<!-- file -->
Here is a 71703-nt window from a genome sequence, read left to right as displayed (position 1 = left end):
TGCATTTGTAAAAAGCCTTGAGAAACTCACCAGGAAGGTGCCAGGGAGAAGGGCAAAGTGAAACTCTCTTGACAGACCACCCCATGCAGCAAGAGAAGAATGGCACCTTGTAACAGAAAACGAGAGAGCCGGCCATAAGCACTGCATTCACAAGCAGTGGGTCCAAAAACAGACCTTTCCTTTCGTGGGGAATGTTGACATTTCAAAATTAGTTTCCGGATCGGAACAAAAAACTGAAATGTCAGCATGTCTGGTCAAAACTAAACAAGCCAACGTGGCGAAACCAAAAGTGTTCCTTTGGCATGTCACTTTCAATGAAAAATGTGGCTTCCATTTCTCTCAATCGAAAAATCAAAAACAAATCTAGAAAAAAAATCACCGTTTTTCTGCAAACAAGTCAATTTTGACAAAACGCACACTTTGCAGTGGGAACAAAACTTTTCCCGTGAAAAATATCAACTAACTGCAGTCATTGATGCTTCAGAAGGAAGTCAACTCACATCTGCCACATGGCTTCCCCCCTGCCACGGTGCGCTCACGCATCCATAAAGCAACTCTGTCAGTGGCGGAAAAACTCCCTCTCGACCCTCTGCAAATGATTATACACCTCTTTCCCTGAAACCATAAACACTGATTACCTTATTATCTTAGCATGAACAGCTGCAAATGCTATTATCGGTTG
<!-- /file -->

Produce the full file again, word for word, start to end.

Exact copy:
Here is a 71703-nt window from a genome sequence, read left to right as displayed (position 1 = left end):
TGCATTTGTAAAAAGCCTTGAGAAACTCACCAGGAAGGTGCCAGGGAGAAGGGCAAAGTGAAACTCTCTTGACAGACCACCCCATGCAGCAAGAGAAGAATGGCACCTTGTAACAGAAAACGAGAGAGCCGGCCATAAGCACTGCATTCACAAGCAGTGGGTCCAAAAACAGACCTTTCCTTTCGTGGGGAATGTTGACATTTCAAAATTAGTTTCCGGATCGGAACAAAAAACTGAAATGTCAGCATGTCTGGTCAAAACTAAACAAGCCAACGTGGCGAAACCAAAAGTGTTCCTTTGGCATGTCACTTTCAATGAAAAATGTGGCTTCCATTTCTCTCAATCGAAAAATCAAAAACAAATCTAGAAAAAAAATCACCGTTTTTCTGCAAACAAGTCAATTTTGACAAAACGCACACTTTGCAGTGGGAACAAAACTTTTCCCGTGAAAAATATCAACTAACTGCAGTCATTGATGCTTCAGAAGGAAGTCAACTCACATCTGCCACATGGCTTCCCCCCTGCCACGGTGCGCTCACGCATCCATAAAGCAACTCTGTCAGTGGCGGAAAAACTCCCTCTCGACCCTCTGCAAATGATTATACACCTCTTTCCCTGAAACCATAAACACTGATTACCTTATTATCTTAGCATGAACAGCTGCAAATGCTATTATCGGTTG